Thai ceramics were among the first Southeast Asian wares to be seriously studied, starting with WA Graham’s 1922 article “Pottery in Siam” in the Journal of the Siam Society. The field only gained momentum in the 1960s following Charles Nelson Spinks’ important contributions on Tai pottery and in the 1970s from the discovery of the Prasat Ban Phluang temple site.
The Kalong kilns were discovered in 1933, but still unstudied in 1977 when Brown wrote her Master of Arts thesis on the Ceramics of South-East Asia: Their Dating and Identification.
A common characteristic of the Kalong kilns is their “fine-grained whitish body, the clay source of which may have been one reason for the location of the kilns” and the reason for the high quality of the Kalong ware, which considered by many to be the finest of all Thai ceramics. The wares are finely potted throughout and another feature is that they generally have wide bases. (Brown 1988: 84-86)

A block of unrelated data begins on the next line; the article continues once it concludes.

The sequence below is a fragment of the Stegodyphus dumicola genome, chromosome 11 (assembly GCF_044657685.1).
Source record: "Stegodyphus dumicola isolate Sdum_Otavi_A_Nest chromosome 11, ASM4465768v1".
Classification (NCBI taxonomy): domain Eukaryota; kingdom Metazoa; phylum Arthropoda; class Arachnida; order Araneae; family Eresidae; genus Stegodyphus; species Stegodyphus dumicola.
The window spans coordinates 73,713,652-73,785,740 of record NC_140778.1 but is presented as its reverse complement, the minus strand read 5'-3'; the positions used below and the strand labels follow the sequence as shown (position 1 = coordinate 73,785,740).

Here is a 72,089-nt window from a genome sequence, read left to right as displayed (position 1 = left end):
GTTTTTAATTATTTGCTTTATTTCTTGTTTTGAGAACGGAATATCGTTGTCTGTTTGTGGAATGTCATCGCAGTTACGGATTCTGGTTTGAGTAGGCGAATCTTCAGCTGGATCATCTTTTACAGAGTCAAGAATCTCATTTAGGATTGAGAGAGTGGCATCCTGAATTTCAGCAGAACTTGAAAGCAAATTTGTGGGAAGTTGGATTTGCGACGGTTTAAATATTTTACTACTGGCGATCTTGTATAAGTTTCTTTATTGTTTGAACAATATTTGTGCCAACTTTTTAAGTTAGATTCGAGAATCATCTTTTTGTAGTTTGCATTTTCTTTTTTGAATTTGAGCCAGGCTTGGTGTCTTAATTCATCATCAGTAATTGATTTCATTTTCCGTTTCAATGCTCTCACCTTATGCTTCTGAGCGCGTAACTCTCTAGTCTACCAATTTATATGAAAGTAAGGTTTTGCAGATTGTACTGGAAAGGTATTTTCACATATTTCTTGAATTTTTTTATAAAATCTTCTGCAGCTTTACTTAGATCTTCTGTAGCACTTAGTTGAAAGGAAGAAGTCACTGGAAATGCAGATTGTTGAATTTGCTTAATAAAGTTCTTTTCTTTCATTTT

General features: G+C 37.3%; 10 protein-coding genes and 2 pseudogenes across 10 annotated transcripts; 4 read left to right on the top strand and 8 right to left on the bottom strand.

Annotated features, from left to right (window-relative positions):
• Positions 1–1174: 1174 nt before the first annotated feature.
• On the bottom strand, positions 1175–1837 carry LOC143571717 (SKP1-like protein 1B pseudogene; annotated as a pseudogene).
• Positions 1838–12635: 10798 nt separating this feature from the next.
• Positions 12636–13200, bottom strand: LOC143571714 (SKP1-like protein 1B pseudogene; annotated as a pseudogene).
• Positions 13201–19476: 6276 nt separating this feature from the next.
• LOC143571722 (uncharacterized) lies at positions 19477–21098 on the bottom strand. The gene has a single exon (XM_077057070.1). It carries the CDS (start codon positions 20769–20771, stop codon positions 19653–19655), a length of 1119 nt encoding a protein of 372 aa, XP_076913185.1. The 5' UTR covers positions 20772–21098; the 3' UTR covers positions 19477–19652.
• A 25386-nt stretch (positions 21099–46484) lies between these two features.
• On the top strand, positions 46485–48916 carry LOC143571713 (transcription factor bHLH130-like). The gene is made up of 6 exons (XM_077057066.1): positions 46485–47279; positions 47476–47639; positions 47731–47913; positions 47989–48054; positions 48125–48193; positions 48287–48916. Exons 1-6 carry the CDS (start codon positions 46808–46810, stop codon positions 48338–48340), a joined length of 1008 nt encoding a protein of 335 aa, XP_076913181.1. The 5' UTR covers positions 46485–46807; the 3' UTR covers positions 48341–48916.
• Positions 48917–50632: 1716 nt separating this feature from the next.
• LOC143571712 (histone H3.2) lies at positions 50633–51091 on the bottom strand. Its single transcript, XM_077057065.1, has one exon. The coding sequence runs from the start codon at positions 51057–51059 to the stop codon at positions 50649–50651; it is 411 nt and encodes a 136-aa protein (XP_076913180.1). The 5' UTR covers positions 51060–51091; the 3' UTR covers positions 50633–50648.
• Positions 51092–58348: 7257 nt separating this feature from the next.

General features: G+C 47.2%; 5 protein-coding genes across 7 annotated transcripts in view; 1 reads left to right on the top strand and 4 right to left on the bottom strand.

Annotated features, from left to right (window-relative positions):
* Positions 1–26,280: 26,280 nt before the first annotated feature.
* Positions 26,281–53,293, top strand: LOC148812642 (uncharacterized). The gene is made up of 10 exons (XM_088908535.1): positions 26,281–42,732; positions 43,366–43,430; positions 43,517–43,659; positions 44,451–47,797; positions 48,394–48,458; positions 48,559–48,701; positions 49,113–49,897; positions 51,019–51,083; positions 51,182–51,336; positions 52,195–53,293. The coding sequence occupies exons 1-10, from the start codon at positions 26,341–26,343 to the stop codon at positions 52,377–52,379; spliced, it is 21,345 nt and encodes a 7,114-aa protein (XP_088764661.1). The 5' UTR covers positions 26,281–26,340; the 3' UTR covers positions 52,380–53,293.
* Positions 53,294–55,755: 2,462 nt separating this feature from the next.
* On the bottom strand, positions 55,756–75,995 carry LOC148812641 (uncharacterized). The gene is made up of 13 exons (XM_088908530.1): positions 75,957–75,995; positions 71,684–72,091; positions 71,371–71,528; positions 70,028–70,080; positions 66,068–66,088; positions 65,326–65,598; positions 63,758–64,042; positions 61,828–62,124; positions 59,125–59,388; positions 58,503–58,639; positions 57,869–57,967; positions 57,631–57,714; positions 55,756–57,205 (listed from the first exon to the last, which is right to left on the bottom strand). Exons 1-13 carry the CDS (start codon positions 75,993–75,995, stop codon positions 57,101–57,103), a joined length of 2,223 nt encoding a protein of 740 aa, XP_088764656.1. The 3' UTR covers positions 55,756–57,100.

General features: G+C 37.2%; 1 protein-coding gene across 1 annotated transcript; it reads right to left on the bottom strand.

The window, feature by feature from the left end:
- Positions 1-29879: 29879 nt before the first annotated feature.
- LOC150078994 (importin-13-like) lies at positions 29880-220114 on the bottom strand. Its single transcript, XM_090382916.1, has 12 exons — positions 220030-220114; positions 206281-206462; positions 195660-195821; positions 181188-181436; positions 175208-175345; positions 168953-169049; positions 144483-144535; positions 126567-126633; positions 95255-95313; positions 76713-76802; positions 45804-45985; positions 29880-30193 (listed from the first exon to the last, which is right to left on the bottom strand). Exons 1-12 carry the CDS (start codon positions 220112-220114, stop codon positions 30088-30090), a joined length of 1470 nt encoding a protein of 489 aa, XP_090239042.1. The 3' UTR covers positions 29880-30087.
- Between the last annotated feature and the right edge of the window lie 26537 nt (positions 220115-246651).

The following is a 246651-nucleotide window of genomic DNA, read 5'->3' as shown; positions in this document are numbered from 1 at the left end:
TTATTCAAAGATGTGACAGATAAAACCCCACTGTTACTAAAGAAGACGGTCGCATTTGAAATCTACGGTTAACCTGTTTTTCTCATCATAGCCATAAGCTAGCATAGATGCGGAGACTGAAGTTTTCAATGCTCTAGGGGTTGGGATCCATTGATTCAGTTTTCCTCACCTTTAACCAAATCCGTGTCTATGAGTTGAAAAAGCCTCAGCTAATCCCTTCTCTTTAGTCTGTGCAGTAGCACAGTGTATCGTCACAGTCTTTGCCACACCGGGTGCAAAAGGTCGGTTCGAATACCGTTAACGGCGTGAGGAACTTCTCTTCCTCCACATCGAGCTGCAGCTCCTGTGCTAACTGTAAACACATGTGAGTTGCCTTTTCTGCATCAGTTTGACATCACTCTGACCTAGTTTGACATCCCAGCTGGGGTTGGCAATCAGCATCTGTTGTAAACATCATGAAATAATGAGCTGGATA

|Kalong is best known for its underglaze black motifs, though potters there also made monochromes of celadon, black, brown and even green lead-glaze. This bowl with an underglaze black decoration shows a dark brown design of abstract birds or bats, sometimes known as the “black crow” design.
H: 5 cm, D: 21 cm
|Brown identifies a monochrome unique to Kalong, called the “rain-cloud grey” which is a translucent greyish tinted glaze (Brown 1988: 86). This jarlet with ring handles is an exceptional specimen showing this “rain-cloud grey” lead glaze.
H: 12.5 cm, D: 10 cm